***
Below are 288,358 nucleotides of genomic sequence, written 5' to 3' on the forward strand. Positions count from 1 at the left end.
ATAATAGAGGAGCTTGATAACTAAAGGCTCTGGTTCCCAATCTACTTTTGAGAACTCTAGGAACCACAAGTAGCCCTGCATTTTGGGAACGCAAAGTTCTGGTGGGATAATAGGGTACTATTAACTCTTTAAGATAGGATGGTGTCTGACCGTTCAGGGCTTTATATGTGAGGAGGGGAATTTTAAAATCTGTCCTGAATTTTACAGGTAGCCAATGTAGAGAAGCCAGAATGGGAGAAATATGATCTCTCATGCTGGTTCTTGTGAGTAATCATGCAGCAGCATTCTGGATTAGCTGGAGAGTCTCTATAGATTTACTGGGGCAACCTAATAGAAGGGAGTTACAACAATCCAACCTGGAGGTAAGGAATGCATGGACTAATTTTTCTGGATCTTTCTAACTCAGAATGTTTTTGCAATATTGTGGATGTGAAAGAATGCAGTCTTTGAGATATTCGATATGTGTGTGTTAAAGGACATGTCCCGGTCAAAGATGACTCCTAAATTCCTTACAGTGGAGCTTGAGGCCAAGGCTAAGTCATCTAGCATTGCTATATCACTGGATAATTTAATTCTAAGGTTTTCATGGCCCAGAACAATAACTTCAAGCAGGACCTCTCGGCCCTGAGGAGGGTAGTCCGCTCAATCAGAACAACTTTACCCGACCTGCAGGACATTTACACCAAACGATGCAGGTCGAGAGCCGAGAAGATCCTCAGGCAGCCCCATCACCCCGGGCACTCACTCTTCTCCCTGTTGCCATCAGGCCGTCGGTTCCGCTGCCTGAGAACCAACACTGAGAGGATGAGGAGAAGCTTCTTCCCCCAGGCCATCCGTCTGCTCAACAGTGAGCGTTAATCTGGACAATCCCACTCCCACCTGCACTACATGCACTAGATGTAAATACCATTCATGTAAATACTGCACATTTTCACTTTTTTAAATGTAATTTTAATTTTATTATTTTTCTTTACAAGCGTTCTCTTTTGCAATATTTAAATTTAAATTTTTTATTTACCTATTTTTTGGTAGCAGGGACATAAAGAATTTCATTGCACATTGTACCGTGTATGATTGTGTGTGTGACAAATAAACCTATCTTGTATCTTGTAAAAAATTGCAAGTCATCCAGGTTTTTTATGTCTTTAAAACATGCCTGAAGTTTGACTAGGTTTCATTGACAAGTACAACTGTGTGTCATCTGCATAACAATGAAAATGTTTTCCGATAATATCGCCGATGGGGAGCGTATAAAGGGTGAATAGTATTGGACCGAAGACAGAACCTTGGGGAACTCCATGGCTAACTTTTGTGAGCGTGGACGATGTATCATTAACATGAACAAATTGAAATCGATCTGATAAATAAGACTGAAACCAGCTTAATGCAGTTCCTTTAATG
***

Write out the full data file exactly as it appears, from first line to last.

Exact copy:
Below are 288,358 nucleotides of genomic sequence, written 5' to 3' on the forward strand. Positions count from 1 at the left end.
ATAATAGAGGAGCTTGATAACTAAAGGCTCTGGTTCCCAATCTACTTTTGAGAACTCTAGGAACCACAAGTAGCCCTGCATTTTGGGAACGCAAAGTTCTGGTGGGATAATAGGGTACTATTAACTCTTTAAGATAGGATGGTGTCTGACCGTTCAGGGCTTTATATGTGAGGAGGGGAATTTTAAAATCTGTCCTGAATTTTACAGGTAGCCAATGTAGAGAAGCCAGAATGGGAGAAATATGATCTCTCATGCTGGTTCTTGTGAGTAATCATGCAGCAGCATTCTGGATTAGCTGGAGAGTCTCTATAGATTTACTGGGGCAACCTAATAGAAGGGAGTTACAACAATCCAACCTGGAGGTAAGGAATGCATGGACTAATTTTTCTGGATCTTTCTAACTCAGAATGTTTTTGCAATATTGTGGATGTGAAAGAATGCAGTCTTTGAGATATTCGATATGTGTGTGTTAAAGGACATGTCCCGGTCAAAGATGACTCCTAAATTCCTTACAGTGGAGCTTGAGGCCAAGGCTAAGTCATCTAGCATTGCTATATCACTGGATAATTTAATTCTAAGGTTTTCATGGCCCAGAACAATAACTTCAAGCAGGACCTCTCGGCCCTGAGGAGGGTAGTCCGCTCAATCAGAACAACTTTACCCGACCTGCAGGACATTTACACCAAACGATGCAGGTCGAGAGCCGAGAAGATCCTCAGGCAGCCCCATCACCCCGGGCACTCACTCTTCTCCCTGTTGCCATCAGGCCGTCGGTTCCGCTGCCTGAGAACCAACACTGAGAGGATGAGGAGAAGCTTCTTCCCCCAGGCCATCCGTCTGCTCAACAGTGAGCGTTAATCTGGACAATCCCACTCCCACCTGCACTACATGCACTAGATGTAAATACCATTCATGTAAATACTGCACATTTTCACTTTTTTAAATGTAATTTTAATTTTATTATTTTTCTTTACAAGCGTTCTCTTTTGCAATATTTAAATTTAAATTTTTTATTTACCTATTTTTTGGTAGCAGGGACATAAAGAATTTCATTGCACATTGTACCGTGTATGATTGTGTGTGTGACAAATAAACCTATCTTGTATCTTGTAAAAAATTGCAAGTCATCCAGGTTTTTTATGTCTTTAAAACATGCCTGAAGTTTGACTAGGTTTCATTGACAAGTACAACTGTGTGTCATCTGCATAACAATGAAAATGTTTTCCGATAATATCGCCGATGGGGAGCGTATAAAGGGTGAATAGTATTGGACCGAAGACAGAACCTTGGGGAACTCCATGGCTAACTTTTGTGAGCGTGGACGATGTATCATTAACATGAACAAATTGAAATCGATCTGATAAATAAGACTGAAACCAGCTTAATGCAGTTCCTTTAATG